If You’re Gonna Put Audio Logs In A Game Like The Callisto Protocol, You Gotta Let Me Move Around While I Listen

The Callisto Protocol continues the grand video game tradition of emptying a huge space of all its people, populating it with their corpses, and asking players to piece together what happened.

This is a ritual that has recurred frequently in games since the emergence of the immersive sim in the '90s. Games like System Shock dropped players in a vacant spooky environment and dribbled trails of breadcrumbs through their dimly lit corridors. And, if you're going to do this kind of dead-body-and-abandoned-building style environmental storytelling today, the audio log is a key ingredient.

Games have handled audio diaries in various ways over the years. BioShock made the audio recorders a popular retail item in Rapture then scattered them throughout the world. Gone Home applied the "mysterious abandoned building" trope to a family home, and tasked the player character with uncovering the secrets of her sister's love life. In Fullbright's follow-up, Tacoma, the studio built an entire game around discovering recordings, but added a visual component so you could watch as wireframe versions of the characters reenacted the key events.

The bottom line is, if you're telling a story with audio logs, games have advanced far beyond the implementation in The Callisto Protocol. As protagonist Jacob Lee makes his way through Black Iron Prison after a mysterious cataclysmic event, he finds audio logs left behind by the prison's employees. Sometimes those recordings are sitting on a table or counter. Other times, Jacob has to get them by sticking a shiv into the corpse's neck and prying out their ID core.

The Callisto Protocol's story isn't all that interesting in general, and the same goes for the audio logs. This is as straightforward as sci-fi horror stories get and every detail you uncover through the audio logs is something you've likely seen before somewhere else in the genre. They're not especially engaging, but that wouldn't be a big problem if the game allowed you to continue exploring as you listened.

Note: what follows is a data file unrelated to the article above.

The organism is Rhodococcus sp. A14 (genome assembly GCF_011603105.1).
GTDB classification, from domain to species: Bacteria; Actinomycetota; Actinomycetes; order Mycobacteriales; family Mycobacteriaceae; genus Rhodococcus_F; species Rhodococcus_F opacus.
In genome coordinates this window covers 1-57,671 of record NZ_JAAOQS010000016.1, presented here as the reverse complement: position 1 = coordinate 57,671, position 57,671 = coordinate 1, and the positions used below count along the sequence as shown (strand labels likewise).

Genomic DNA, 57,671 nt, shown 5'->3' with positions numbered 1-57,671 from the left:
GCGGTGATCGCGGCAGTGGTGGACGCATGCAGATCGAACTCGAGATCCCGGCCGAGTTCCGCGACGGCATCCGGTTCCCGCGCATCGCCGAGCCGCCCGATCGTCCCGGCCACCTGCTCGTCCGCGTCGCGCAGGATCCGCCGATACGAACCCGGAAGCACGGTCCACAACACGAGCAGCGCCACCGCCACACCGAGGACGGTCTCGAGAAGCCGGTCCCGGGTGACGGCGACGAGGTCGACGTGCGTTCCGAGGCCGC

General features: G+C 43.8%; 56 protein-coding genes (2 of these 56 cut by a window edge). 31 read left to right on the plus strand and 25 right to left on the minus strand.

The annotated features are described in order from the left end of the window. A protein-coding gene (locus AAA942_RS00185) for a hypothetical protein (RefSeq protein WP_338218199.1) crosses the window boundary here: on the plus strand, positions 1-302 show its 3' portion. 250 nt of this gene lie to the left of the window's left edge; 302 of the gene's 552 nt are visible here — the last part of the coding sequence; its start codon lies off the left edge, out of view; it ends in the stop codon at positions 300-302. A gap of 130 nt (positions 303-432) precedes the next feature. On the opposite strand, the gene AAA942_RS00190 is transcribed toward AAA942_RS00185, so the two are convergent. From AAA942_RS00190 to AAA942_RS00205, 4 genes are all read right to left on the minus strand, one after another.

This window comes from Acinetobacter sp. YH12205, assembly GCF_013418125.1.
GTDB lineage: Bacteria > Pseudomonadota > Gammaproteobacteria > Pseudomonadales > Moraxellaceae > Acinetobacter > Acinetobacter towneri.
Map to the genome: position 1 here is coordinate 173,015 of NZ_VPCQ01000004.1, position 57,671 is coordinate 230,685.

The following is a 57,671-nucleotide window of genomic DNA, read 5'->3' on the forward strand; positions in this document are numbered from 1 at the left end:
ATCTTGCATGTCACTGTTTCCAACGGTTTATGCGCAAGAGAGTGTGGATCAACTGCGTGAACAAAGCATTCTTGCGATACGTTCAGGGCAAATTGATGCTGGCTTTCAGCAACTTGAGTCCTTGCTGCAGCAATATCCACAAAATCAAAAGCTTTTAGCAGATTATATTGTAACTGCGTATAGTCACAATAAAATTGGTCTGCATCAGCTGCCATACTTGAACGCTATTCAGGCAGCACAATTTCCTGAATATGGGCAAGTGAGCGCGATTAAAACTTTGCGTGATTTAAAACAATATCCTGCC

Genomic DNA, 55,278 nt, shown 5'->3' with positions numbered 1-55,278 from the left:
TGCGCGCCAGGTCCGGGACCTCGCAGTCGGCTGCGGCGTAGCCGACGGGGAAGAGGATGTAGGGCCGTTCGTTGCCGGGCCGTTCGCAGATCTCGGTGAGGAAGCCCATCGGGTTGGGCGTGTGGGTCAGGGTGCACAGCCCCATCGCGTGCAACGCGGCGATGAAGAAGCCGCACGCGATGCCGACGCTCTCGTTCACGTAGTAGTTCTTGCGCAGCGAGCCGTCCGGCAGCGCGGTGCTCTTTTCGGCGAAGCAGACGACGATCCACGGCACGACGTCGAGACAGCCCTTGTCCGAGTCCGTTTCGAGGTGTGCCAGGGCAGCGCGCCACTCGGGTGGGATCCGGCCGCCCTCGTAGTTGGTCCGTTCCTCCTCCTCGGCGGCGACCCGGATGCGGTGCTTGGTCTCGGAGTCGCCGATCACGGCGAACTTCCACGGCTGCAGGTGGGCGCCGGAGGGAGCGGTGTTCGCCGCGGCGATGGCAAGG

But, to add insult to injury, The Callisto Protocol doesn't let you do anything else while you're listening to them. If you close out of the tab to start walking around, the audio log will quit playing.You can rotate Jacob's head back and forth, and watch as the inventory HUD, which curves like a widescreen PC monitor, moves with him. But, that's only interesting for about five seconds. Then, for the rest of the time, you're rooted in place, listening to some boring audio diaries.

This would still be a problem even if the audio logs were gripping radio plays. At their best, audio logs help you feel like you're part of the game's world. The audio quality and the style of the voice performances in BioShock reinforced the sense that you had washed up in a midcentury dystopia. The best experiences I've had with audio logs have been in dark creepy environments, where the audio enhances the mood that the rest of the game is establishing. When most of your field of view is occupied by your HUD, there isn't much mood to enhance.

In Insomniac's Spider-Man and Spider-Man: Miles Morales, audio logs are implemented as podcasts that routinely play as Peter or Miles swing around New York. You can pay as much or as little attention to them as you want, but they serve to build out the world around you. Thinking of audio logs as podcasts brings home the biggest problem with The Callisto Protocol's approach. Podcasts are incredibly popular. We are listening to the IRL equivalent of an audio log consistently as we commute to work, do the dishes, cook dinner, or clean up around the house. They coexist with our routine. They should in games, too.

Source: Read Full Article